that had also by that time made Toy Story, Toy Story 2, Finding
Nemo and Monsters, Inc.—to win multiple Oscars, and the first one to feature an entirely “human” cast.
“It’s all taken from the family I grew up in. I can relate to every member of the family. Hopefully you can relate. I was the annoying little brother to my three older sisters— and I watched my sons get through their insecure teenage phases,” Bird says.
THEY’RE 2. ASPIRATIONAL
Ultimately, getting audiences to relate to characters is what distinguishes a so-so animated film from a great one, says Beck. “The Incredibles represents who we want to be and also helps us recognize our faults and our differences—that’s what makes it particularly great.”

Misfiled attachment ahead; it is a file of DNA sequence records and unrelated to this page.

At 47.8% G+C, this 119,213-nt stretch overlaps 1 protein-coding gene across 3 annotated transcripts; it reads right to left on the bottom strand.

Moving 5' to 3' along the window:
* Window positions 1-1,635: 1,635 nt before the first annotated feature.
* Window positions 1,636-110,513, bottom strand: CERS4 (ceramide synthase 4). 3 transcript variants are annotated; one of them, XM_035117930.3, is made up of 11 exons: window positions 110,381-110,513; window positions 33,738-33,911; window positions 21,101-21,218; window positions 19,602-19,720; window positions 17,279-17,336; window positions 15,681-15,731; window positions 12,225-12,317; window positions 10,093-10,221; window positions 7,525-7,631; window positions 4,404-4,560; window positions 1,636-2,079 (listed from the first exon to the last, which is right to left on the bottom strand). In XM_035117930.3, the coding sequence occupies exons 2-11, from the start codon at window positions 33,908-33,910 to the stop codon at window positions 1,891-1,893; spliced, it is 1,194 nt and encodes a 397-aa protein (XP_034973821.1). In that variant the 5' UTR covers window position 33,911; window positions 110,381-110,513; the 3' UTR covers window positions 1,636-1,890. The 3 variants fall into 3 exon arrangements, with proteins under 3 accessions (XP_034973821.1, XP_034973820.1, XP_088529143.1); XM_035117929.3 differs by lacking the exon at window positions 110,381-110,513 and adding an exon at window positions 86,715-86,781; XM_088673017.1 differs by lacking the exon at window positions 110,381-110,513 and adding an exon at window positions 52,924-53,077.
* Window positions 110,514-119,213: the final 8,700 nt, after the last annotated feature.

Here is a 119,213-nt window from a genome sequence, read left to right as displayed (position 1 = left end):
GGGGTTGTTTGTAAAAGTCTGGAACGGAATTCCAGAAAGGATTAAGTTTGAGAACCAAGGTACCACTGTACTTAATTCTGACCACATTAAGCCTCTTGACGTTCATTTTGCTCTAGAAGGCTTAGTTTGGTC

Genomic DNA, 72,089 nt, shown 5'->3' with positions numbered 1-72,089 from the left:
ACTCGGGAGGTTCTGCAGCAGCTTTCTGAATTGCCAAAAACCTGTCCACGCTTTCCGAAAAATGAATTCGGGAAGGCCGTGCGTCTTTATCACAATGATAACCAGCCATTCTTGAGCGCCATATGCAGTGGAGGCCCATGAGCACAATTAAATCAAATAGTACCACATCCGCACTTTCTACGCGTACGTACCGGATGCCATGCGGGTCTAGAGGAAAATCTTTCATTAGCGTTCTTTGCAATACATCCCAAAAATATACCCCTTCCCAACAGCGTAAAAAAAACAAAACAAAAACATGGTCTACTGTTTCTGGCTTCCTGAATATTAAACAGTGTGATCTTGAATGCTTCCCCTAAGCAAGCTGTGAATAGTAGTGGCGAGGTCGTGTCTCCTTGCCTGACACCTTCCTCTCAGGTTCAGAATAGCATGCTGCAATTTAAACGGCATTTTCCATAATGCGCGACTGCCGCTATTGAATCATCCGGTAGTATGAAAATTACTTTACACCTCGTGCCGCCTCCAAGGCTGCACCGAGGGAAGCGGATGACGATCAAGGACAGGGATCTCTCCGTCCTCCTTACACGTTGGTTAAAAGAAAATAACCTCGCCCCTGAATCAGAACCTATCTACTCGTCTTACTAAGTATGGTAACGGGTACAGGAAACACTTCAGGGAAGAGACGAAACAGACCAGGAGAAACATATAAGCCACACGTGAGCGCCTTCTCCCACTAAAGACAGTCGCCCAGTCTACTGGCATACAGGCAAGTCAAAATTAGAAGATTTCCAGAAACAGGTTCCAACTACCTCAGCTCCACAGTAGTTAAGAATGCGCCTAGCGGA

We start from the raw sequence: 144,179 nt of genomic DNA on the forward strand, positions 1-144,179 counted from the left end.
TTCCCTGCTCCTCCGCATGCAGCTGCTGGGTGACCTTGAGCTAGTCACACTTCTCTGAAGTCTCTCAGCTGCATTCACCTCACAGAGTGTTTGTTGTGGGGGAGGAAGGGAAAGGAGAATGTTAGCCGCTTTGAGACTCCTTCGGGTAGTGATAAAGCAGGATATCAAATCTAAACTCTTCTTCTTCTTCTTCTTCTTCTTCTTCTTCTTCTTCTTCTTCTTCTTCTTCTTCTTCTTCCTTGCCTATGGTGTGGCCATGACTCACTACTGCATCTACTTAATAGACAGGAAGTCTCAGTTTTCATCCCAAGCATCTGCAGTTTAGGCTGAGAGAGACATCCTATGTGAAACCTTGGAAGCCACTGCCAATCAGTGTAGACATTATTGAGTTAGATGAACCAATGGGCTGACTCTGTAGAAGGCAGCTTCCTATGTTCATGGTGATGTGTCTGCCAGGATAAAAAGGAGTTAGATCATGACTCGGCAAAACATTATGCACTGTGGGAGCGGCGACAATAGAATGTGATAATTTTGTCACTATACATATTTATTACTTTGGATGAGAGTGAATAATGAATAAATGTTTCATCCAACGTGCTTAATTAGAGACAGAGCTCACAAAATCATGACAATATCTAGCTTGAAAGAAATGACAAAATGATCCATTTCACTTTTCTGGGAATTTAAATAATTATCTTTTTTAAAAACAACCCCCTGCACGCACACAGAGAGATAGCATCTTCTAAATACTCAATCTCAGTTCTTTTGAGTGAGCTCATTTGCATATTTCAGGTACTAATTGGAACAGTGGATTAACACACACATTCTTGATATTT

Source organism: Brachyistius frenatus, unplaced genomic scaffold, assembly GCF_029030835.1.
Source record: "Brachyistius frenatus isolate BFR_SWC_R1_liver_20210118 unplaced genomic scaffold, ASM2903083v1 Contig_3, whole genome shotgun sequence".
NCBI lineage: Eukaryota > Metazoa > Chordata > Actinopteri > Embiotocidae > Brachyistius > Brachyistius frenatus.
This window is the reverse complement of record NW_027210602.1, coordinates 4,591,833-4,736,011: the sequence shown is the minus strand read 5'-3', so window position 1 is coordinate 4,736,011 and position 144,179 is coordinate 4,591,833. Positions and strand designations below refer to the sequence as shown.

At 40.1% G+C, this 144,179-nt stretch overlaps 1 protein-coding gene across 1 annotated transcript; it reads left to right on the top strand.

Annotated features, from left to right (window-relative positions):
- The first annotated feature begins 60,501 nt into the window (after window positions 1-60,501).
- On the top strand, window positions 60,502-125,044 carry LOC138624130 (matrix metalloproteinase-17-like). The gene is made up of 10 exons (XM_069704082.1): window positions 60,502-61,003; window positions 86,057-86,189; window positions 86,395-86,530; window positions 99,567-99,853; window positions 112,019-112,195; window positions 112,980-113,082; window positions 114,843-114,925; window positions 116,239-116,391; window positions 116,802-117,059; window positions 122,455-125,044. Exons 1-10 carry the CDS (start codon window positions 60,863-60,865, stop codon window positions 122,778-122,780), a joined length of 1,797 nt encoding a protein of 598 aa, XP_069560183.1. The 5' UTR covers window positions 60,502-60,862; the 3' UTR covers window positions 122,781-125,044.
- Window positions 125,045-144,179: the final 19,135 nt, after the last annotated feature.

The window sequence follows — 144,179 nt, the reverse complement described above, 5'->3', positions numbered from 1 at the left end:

3. THEY’RE FUNNY
“[The first movie] was so witty,” says Elastigirl’s voice talent, Hunter, 60, who won an Oscar for her role in The Piano (1993) and is currently starring in the HBO series Here and Now. “Brad is such a great observer of behavior, both in children and adults—and in superheroes. He was able to combine this classic and modern sensibility in the movie that felt really new.” Incredibles 2, she says, will also deliver the laughs.
4. THEIR SUPERPOWERS ARE SUPERCOOL
“A dad is expected to be strong, so I gave Bob superstrength; a mom is pulled in 20 directions, so I made Helen elastic,” Bird says. “Teenagers are kind of defensive and don’t want a lot of attention, so I gave Violet invisibility and the ability to create force fields. Ten-year-olds love to be on the go, so I gave Dash the power of speed. And while babies are unknowns, JackJack has the potential to have his own powers.”
5. THEY CELEBRATE WORKING MOMS—AND DADS
The working mom pulled in a thousand directions is a decidedly modern and “now” take in Incredibles 2, which centers around Elastigirl as the lead crime fighter.